Abstract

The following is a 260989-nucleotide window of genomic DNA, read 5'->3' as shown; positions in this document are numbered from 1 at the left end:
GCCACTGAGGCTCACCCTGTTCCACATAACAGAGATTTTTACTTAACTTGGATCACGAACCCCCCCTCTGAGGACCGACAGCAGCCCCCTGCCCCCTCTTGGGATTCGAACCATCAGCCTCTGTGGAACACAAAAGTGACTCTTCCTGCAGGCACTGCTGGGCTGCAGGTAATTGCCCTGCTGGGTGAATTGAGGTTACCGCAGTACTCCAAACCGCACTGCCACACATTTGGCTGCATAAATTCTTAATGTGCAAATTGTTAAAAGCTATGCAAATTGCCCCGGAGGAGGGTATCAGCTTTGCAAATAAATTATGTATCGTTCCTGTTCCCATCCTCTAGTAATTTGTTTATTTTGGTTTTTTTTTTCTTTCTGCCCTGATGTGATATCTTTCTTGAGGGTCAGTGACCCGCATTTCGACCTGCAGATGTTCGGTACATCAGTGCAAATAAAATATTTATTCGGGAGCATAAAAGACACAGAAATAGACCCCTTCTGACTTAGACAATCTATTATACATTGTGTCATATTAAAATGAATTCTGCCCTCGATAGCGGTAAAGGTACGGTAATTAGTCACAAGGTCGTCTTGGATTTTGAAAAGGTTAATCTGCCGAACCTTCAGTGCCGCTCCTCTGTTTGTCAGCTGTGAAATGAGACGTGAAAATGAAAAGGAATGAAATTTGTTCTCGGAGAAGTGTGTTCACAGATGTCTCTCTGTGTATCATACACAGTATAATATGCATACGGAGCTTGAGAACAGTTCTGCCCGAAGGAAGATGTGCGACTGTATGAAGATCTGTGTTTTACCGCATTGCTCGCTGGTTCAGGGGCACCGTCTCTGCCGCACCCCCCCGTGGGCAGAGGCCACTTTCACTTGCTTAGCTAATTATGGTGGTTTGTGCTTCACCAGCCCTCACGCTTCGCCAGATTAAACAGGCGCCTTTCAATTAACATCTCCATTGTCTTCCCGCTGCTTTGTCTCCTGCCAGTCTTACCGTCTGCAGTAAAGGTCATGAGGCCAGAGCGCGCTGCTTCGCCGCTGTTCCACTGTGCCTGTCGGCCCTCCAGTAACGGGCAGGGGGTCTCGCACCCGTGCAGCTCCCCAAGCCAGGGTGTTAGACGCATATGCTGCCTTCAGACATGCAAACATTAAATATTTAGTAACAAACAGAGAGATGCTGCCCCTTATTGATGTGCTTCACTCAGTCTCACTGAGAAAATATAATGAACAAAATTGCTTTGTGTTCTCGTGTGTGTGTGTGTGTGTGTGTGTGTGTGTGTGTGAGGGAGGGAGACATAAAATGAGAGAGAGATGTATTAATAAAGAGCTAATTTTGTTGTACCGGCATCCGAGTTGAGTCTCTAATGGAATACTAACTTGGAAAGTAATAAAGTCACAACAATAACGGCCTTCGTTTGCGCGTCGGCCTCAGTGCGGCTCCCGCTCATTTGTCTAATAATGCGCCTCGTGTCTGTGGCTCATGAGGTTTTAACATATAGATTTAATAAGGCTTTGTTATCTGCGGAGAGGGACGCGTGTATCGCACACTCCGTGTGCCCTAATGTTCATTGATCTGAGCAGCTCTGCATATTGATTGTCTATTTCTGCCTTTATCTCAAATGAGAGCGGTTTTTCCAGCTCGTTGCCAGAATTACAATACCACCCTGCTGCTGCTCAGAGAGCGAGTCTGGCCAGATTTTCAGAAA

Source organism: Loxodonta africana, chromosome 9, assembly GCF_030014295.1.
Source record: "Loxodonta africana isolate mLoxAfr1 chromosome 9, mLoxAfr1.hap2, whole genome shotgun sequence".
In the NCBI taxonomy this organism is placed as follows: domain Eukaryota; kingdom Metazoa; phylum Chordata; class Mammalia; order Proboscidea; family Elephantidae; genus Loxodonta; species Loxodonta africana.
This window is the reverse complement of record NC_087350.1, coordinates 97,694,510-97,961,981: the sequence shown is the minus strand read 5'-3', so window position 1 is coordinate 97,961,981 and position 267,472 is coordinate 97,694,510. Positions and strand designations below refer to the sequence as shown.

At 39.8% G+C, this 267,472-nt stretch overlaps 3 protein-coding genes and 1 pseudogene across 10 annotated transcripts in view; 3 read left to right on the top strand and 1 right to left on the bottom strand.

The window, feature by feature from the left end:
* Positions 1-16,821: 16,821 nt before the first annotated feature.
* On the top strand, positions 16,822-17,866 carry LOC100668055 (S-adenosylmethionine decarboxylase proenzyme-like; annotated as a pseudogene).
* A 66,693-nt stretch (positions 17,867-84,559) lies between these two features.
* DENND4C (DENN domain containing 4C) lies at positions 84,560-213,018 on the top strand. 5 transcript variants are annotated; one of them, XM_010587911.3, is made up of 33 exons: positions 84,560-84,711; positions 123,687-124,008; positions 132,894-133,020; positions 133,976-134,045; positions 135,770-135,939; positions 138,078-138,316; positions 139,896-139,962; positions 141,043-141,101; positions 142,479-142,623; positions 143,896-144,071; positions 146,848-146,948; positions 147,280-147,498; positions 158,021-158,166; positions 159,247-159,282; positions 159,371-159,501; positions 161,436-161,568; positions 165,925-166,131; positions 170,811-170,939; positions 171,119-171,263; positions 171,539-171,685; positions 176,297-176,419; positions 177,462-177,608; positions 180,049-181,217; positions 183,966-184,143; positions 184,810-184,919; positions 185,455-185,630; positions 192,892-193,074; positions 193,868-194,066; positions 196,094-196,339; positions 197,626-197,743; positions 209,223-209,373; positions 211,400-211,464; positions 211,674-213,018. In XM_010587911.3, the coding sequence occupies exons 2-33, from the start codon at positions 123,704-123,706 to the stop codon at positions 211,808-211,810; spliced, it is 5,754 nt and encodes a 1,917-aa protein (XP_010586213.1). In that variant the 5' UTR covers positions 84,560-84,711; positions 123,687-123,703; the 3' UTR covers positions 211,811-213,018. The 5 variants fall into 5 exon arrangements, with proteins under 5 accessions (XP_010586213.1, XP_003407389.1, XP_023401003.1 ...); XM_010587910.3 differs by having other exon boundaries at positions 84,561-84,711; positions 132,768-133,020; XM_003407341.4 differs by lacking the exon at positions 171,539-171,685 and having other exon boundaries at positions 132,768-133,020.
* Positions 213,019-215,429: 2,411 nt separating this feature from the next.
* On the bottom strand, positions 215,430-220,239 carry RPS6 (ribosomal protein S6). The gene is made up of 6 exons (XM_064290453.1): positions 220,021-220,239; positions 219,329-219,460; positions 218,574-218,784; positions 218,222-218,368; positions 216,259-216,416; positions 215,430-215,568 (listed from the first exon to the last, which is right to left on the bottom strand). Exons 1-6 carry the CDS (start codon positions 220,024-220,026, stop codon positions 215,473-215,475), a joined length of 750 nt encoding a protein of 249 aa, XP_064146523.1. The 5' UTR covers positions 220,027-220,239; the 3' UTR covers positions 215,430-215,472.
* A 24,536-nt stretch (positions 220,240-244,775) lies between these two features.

Broad corridors in the southern Slave Province of the Northwest Territories are marked by meltwater-scoured bedrock, irregular and transverse gravel ridges, gravel bars, crag and tail features (tails formed of gravel), drumlins, boulder lags, potholes, plunge pools, meltwater-sculpted slopes (in some cases defining till plateaus), and eskers. Most of the above features can either be attributed to the subglacial erosion of till by high-velocity, turbulent meltwater under high pressures and (or) meltwater transport and deposition of the eroded material. Potholes, plunge pools, and meltwater-sculpted slopes developed in unconsolidated deposits have received little attention in the literature, although they are the equivalent of similar features in bedrock that have had their origin attributed to subglacial meltwater erosion. In the case of inverted plunge pools, eroded materials, including boulders, have been transported upwards by meltwater some tens of metres during their formation. Features and deposits owing their origin to subglacial meltwater can lead to complex dispersal patterns of minerals and metals contained within both till and glaciofluvial deposits.

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